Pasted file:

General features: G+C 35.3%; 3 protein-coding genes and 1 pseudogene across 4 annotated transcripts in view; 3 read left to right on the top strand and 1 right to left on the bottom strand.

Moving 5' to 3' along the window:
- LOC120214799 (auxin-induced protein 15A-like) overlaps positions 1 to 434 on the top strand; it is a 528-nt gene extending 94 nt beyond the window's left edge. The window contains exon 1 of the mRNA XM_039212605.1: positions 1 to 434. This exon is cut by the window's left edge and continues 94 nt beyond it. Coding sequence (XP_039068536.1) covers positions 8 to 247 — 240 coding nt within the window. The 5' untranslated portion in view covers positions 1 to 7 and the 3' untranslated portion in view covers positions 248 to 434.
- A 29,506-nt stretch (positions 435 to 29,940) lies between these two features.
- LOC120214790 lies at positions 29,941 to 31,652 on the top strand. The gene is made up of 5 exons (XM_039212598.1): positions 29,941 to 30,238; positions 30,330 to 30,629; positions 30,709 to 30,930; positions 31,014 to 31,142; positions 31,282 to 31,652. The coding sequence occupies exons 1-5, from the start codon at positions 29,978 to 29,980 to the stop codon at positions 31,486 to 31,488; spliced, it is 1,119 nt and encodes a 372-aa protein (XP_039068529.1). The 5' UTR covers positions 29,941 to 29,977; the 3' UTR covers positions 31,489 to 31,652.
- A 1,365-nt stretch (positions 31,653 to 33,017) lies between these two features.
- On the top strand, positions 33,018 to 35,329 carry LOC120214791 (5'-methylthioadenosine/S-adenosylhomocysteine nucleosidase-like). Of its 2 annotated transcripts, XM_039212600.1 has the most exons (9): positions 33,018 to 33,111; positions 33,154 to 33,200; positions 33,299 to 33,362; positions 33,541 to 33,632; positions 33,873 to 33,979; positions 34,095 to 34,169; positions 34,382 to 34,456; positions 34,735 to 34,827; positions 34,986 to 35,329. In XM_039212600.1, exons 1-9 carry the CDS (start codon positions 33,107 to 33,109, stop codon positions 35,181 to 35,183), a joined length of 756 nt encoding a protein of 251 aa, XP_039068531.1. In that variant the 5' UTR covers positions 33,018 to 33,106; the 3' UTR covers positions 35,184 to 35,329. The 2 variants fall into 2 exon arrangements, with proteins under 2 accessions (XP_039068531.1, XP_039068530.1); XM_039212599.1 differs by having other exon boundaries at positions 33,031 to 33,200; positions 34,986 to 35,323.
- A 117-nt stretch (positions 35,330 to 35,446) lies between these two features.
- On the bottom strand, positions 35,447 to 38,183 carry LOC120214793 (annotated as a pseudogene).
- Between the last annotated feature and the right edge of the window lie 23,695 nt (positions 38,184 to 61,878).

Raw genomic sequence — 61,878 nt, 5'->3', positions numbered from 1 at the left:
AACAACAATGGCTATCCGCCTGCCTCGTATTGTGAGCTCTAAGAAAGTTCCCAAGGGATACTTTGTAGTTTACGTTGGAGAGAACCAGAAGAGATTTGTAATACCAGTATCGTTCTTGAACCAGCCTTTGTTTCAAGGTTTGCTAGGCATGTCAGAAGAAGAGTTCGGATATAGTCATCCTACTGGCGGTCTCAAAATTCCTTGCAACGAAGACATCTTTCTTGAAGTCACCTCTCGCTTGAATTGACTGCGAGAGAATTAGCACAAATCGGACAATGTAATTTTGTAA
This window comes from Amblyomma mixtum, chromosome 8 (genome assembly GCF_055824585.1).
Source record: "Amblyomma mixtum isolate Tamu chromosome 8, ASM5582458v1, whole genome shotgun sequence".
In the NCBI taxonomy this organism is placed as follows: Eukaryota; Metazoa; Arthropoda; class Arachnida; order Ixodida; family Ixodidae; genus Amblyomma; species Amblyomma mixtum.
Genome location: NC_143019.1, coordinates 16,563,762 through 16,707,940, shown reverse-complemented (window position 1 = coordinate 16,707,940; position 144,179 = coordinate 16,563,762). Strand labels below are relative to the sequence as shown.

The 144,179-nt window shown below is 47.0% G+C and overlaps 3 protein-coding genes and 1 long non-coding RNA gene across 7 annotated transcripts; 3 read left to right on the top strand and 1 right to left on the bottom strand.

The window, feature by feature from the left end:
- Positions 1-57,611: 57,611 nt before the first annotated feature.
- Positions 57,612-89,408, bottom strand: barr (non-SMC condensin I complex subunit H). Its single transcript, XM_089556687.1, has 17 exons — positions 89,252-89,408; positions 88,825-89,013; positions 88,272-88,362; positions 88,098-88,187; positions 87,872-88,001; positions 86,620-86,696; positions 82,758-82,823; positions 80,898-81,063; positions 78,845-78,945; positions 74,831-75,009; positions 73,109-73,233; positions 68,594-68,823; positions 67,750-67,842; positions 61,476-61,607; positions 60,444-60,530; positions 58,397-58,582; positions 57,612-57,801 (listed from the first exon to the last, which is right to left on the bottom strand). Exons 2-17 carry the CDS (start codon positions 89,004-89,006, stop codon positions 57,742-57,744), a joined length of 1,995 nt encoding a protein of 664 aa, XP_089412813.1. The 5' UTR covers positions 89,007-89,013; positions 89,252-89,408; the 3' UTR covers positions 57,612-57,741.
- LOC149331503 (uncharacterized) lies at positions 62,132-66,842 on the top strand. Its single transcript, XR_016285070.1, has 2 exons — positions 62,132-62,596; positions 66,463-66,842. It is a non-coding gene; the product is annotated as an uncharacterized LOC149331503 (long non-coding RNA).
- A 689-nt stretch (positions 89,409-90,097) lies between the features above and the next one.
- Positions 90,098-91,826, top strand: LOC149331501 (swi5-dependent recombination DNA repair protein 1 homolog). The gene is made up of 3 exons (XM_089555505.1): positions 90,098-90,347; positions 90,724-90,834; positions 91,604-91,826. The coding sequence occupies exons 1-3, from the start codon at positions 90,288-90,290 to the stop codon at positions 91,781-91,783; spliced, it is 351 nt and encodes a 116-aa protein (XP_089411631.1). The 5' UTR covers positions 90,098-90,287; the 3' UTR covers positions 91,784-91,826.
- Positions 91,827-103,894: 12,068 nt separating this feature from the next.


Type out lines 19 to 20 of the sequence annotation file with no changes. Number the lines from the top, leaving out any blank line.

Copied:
- Positions 1-57,611: 57,611 nt before the first annotated feature.
- Positions 57,612-89,408, bottom strand: barr (non-SMC condensin I complex subunit H). Its single transcript, XM_089556687.1, has 17 exons — positions 89,252-89,408; positions 88,825-89,013; positions 88,272-88,362; positions 88,098-88,187; positions 87,872-88,001; positions 86,620-86,696; positions 82,758-82,823; positions 80,898-81,063; positions 78,845-78,945; positions 74,831-75,009; positions 73,109-73,233; positions 68,594-68,823; positions 67,750-67,842; positions 61,476-61,607; positions 60,444-60,530; positions 58,397-58,582; positions 57,612-57,801 (listed from the first exon to the last, which is right to left on the bottom strand). Exons 2-17 carry the CDS (start codon positions 89,004-89,006, stop codon positions 57,742-57,744), a joined length of 1,995 nt encoding a protein of 664 aa, XP_089412813.1. The 5' UTR covers positions 89,007-89,013; positions 89,252-89,408; the 3' UTR covers positions 57,612-57,741.